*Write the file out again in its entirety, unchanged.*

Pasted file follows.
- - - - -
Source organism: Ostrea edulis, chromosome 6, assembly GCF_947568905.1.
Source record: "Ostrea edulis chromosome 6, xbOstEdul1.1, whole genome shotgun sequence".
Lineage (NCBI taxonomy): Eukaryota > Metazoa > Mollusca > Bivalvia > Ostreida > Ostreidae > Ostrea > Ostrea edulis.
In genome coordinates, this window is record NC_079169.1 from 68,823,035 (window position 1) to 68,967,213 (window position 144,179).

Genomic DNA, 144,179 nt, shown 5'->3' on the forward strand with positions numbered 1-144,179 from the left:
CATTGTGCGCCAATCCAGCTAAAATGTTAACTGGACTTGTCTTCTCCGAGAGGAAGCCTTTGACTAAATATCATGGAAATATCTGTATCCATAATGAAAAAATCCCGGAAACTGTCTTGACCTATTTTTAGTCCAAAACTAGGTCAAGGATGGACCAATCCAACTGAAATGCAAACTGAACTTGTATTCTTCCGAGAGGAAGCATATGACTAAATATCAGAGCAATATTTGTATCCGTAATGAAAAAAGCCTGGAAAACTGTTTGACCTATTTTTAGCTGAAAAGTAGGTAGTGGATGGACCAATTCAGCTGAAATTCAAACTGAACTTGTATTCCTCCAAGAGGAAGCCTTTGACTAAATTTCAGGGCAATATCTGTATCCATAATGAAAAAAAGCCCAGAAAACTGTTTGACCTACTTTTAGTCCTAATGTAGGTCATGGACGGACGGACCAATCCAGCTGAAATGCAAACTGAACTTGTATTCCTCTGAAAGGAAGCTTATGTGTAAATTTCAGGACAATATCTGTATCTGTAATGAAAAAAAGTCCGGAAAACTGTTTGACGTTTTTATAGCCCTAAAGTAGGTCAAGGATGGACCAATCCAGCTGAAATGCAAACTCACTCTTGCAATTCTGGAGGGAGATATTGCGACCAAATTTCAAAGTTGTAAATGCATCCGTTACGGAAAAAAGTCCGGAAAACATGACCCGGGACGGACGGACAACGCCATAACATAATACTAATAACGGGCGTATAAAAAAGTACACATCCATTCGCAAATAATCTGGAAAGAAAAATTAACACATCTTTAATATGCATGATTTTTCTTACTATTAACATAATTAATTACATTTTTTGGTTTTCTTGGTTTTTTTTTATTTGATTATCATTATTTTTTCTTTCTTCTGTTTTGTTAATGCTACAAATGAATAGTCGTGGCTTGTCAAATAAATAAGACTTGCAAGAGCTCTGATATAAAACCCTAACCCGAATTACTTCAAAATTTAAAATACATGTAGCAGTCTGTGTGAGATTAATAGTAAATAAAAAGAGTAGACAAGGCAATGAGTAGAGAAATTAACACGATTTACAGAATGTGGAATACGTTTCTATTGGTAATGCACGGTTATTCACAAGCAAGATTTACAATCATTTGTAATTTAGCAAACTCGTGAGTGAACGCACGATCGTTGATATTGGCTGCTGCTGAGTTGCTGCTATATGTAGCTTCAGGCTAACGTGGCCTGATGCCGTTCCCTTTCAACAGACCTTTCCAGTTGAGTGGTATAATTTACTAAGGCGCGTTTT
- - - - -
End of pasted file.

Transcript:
Source organism: Ostrea edulis, chromosome 6, assembly GCF_947568905.1.
Source record: "Ostrea edulis chromosome 6, xbOstEdul1.1, whole genome shotgun sequence".
Lineage (NCBI taxonomy): Eukaryota > Metazoa > Mollusca > Bivalvia > Ostreida > Ostreidae > Ostrea > Ostrea edulis.
In genome coordinates, this window is record NC_079169.1 from 68,823,035 (window position 1) to 68,967,213 (window position 144,179).

Genomic DNA, 144,179 nt, shown 5'->3' on the forward strand with positions numbered 1-144,179 from the left:
CATTGTGCGCCAATCCAGCTAAAATGTTAACTGGACTTGTCTTCTCCGAGAGGAAGCCTTTGACTAAATATCATGGAAATATCTGTATCCATAATGAAAAAATCCCGGAAACTGTCTTGACCTATTTTTAGTCCAAAACTAGGTCAAGGATGGACCAATCCAACTGAAATGCAAACTGAACTTGTATTCTTCCGAGAGGAAGCATATGACTAAATATCAGAGCAATATTTGTATCCGTAATGAAAAAAGCCTGGAAAACTGTTTGACCTATTTTTAGCTGAAAAGTAGGTAGTGGATGGACCAATTCAGCTGAAATTCAAACTGAACTTGTATTCCTCCAAGAGGAAGCCTTTGACTAAATTTCAGGGCAATATCTGTATCCATAATGAAAAAAAGCCCAGAAAACTGTTTGACCTACTTTTAGTCCTAATGTAGGTCATGGACGGACGGACCAATCCAGCTGAAATGCAAACTGAACTTGTATTCCTCTGAAAGGAAGCTTATGTGTAAATTTCAGGACAATATCTGTATCTGTAATGAAAAAAAGTCCGGAAAACTGTTTGACGTTTTTATAGCCCTAAAGTAGGTCAAGGATGGACCAATCCAGCTGAAATGCAAACTCACTCTTGCAATTCTGGAGGGAGATATTGCGACCAAATTTCAAAGTTGTAAATGCATCCGTTACGGAAAAAAGTCCGGAAAACATGACCCGGGACGGACGGACAACGCCATAACATAATACTAATAACGGGCGTATAAAAAAGTACACATCCATTCGCAAATAATCTGGAAAGAAAAATTAACACATCTTTAATATGCATGATTTTTCTTACTATTAACATAATTAATTACATTTTTTGGTTTTCTTGGTTTTTTTTTATTTGATTATCATTATTTTTTCTTTCTTCTGTTTTGTTAATGCTACAAATGAATAGTCGTGGCTTGTCAAATAAATAAGACTTGCAAGAGCTCTGATATAAAACCCTAACCCGAATTACTTCAAAATTTAAAATACATGTAGCAGTCTGTGTGAGATTAATAGTAAATAAAAAGAGTAGACAAGGCAATGAGTAGAGAAATTAACACGATTTACAGAATGTGGAATACGTTTCTATTGGTAATGCACGGTTATTCACAAGCAAGATTTACAATCATTTGTAATTTAGCAAACTCGTGAGTGAACGCACGATCGTTGATATTGGCTGCTGCTGAGTTGCTGCTATATGTAGCTTCAGGCTAACGTGGCCTGATGCCGTTCCCTTTCAACAGACCTTTCCAGTTGAGTGGTATAATTTACTAAGGCGCGTTTT